@Joe - No reason to shoot at ISO 100. It's better to use ISO 400 which has the effect of giving your flash more power. Look at the work of and They both shoot ISO 400 for interiors. The results speak for themselves.

    I'm not saying you never need a tripod... I just don't believe that is must be on a bare essentials list. I agree, it's probably the first thing you want beyond the bare essentials.

  6. well, if we're getting technical here, iso400 won't give *any* flash unit more power. 🙂

    flash units will simply have to do less work when a camera is more sensitive to light.

  7. Larry,
    I agree with you about the tripod. I started out using one, but enjoy the freedom of making quick changes in composition allowed w/o the tripod. I also shoot at iso 400 for interiors with multiple flash units triggered by Pocket Wizards.
    Larry G

  8. I love my Manfrotto Monopod with retractable legs. It offers you the flexibility of handholding your camera, but it gives you added stability for shooting scenarios that require slower shutter speeds.

    But, other than the tripod/monopod, I think that your list is right on the money. You can easily start with these options, and end up with really incredible results.

  9. If you like to use the "slow sync" feature on your flash, then you have to have a tripod. It seems like you get a lot more natural lighting with the "slow sync" although it has a tendency to blow out light fixtures.

  10. What about the new Canon Xsi? I know the Xti was not a hit but some of the new features seem worth waiting for. Especially the larger LCD monitor, live view, and the fact that it takes SD cards. Thoughts?

  11. Seems that LR isn't essential if you have PSE. At least I hope, as I'm about to get started here with only PSE5.

  12. @Sara - Absolutely, the XSi is a big improvement. I think it cost a little more but I think the new features are worth it. I used the XT just for cost reasons.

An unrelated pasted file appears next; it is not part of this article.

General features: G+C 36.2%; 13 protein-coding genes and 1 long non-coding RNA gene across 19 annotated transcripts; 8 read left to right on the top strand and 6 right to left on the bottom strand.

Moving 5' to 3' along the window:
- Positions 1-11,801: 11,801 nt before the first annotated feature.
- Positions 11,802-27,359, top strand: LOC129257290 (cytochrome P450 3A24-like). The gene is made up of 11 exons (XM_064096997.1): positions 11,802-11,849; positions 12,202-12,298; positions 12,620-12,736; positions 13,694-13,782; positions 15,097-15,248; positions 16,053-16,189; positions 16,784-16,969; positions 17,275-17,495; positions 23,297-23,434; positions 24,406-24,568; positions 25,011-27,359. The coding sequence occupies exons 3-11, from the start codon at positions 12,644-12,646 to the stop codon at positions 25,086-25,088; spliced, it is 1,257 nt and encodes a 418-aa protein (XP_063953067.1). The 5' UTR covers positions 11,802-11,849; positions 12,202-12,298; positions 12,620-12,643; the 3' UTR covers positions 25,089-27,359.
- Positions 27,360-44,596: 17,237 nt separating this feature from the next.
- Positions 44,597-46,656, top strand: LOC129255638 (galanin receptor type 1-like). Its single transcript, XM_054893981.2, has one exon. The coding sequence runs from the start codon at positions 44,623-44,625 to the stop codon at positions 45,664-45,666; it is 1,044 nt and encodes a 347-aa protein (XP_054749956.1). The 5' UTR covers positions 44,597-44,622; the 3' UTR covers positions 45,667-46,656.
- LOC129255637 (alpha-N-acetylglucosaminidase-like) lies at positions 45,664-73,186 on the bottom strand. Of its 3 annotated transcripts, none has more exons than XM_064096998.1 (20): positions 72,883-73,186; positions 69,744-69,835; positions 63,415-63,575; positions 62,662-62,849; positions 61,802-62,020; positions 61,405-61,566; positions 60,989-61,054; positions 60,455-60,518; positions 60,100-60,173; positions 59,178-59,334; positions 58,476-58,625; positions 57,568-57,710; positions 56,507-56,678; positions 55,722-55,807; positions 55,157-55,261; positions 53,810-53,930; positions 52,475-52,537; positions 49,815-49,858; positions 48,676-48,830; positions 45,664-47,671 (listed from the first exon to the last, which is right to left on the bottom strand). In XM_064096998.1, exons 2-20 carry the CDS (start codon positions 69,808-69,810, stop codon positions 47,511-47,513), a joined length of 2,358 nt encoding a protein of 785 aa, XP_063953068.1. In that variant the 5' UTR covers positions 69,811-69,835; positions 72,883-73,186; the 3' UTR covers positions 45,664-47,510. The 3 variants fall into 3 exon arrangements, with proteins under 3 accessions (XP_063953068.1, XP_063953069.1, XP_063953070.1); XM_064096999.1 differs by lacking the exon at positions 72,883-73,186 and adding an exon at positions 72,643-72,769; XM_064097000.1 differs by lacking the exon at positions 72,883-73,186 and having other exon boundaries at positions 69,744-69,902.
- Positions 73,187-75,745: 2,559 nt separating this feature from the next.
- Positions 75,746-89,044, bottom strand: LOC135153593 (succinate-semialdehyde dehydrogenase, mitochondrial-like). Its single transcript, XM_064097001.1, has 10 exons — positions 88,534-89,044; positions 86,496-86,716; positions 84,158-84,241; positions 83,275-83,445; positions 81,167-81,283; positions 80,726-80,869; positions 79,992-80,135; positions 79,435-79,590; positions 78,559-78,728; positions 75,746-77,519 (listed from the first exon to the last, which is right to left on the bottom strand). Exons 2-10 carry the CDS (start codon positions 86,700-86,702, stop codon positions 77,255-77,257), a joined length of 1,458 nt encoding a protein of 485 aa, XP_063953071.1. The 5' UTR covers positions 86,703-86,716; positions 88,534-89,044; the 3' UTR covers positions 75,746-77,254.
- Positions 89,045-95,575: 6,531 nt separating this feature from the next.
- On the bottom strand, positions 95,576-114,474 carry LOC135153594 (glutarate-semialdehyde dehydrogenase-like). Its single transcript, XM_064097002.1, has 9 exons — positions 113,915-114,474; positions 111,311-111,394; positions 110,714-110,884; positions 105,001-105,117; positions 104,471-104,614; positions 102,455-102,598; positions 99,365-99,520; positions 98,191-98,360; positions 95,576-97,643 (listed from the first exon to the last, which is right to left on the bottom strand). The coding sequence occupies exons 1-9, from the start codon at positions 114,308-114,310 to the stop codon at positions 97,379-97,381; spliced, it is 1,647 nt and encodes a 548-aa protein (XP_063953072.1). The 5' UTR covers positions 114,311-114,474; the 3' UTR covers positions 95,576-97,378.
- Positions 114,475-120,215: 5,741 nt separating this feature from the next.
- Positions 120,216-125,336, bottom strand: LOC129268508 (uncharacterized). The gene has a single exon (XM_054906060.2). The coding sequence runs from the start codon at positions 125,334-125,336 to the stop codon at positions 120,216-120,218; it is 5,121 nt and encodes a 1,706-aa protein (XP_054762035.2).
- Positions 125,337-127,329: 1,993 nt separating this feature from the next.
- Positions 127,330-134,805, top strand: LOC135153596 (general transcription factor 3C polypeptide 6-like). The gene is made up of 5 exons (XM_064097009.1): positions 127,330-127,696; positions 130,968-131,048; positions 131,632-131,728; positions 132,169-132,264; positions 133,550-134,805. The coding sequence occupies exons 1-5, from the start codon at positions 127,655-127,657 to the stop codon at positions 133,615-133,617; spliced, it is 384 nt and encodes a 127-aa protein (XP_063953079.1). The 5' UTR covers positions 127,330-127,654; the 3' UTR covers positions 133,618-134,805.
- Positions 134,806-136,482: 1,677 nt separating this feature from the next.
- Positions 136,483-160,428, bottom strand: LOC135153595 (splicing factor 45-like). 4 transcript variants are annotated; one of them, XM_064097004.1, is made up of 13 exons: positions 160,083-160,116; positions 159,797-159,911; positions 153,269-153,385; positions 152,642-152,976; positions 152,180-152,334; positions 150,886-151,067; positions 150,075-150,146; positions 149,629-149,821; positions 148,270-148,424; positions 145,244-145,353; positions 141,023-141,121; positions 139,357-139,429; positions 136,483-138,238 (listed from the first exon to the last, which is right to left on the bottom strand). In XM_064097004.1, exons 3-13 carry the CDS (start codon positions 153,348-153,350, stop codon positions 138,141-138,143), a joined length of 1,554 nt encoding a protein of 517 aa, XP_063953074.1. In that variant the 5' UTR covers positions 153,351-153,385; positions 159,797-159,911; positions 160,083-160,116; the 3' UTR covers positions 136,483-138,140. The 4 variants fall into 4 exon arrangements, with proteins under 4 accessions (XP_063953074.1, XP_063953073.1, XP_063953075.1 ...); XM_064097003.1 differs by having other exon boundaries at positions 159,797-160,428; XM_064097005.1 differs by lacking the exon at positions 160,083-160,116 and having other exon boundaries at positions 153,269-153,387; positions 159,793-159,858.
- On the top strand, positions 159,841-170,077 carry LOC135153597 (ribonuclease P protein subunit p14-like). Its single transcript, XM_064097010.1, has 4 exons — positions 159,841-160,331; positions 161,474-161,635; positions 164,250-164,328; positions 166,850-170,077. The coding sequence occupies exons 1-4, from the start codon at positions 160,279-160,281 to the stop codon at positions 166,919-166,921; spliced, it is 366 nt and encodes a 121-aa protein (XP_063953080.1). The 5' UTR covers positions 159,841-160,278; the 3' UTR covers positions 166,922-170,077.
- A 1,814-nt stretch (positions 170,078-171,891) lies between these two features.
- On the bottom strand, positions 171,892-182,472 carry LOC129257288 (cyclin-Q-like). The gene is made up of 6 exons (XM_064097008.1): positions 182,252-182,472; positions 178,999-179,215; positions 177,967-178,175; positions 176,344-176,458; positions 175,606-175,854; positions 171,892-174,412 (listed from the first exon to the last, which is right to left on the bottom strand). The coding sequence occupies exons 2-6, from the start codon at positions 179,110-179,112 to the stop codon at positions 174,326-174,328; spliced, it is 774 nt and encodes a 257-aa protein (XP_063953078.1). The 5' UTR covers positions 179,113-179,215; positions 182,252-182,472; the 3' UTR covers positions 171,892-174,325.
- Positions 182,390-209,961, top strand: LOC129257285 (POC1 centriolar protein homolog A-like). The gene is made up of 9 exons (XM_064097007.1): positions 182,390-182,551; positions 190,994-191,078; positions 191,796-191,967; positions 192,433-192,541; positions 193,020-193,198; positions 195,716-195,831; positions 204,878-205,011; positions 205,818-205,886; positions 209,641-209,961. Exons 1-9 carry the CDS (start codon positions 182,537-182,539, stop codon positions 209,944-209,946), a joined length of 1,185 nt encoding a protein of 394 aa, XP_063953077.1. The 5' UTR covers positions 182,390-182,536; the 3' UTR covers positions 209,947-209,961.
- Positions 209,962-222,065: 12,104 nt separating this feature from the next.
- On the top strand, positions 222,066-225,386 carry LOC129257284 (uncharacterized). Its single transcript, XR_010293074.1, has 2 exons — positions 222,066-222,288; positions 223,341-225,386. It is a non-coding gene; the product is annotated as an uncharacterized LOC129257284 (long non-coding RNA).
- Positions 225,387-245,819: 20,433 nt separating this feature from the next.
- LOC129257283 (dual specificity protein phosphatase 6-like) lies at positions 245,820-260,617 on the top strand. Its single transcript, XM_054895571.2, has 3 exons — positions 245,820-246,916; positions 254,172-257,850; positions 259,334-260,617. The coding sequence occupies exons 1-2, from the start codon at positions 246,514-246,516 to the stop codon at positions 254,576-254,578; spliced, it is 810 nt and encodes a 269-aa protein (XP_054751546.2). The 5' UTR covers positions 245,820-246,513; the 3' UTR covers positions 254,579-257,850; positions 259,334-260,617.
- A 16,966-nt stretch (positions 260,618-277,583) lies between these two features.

@Jake - If I had to choose between LR and PSE I'd take LR. It saves massive amounts of time. You can surely get by with just PSE but from a business point of view where time is money I consider LR essential and PSE non-essential-- if you don't have PSE you need PTlens ($15) or something like it with LR to remove distortion.

  13. @Karen - a 18mm focal length on a small sensor DSLR is equivalent to a 1.6x18=28.8mm for Canon and a 1.5x18=27 mm for Nikon. This is just not wide enough to shoot interiors. This effect is a result of the sensor on low-end DSLRs being smaller than a 35mm frame. This effect doesn't happen on a "Full-frame" body like a Nikon D3 or Canon 1Ds MKIII. On full frame bodies 18 mm is really 18mm. See my description at:

    for more details.

  14. I also use the Tokina 12-24mm on a 30D - effectively makes this a 19 to 38. The Canon 10-22 does make quite a difference in what you can capture - even over the 12-24 on the same camera.

    The Canon 5D will also give you a 1 to 1 on the lens used as it is also a full frame sensor.

  15. Another option for lenses is the Promaster 11-18mm Wide Angle lens, as it is made by Tamron. The retail is about $579 or so, and works well for interiors. For Tripods, I found that the Promaster Pro2 series tripod is a real super buy. I think it is made by Bogen, it's super sturdy construction, and costs only $100 w/out the head. Promaster is just a re-branding company, and doesn't really manufacture any of their products to my knowledge, but you can get some pretty descent stuff to get you started with that brand.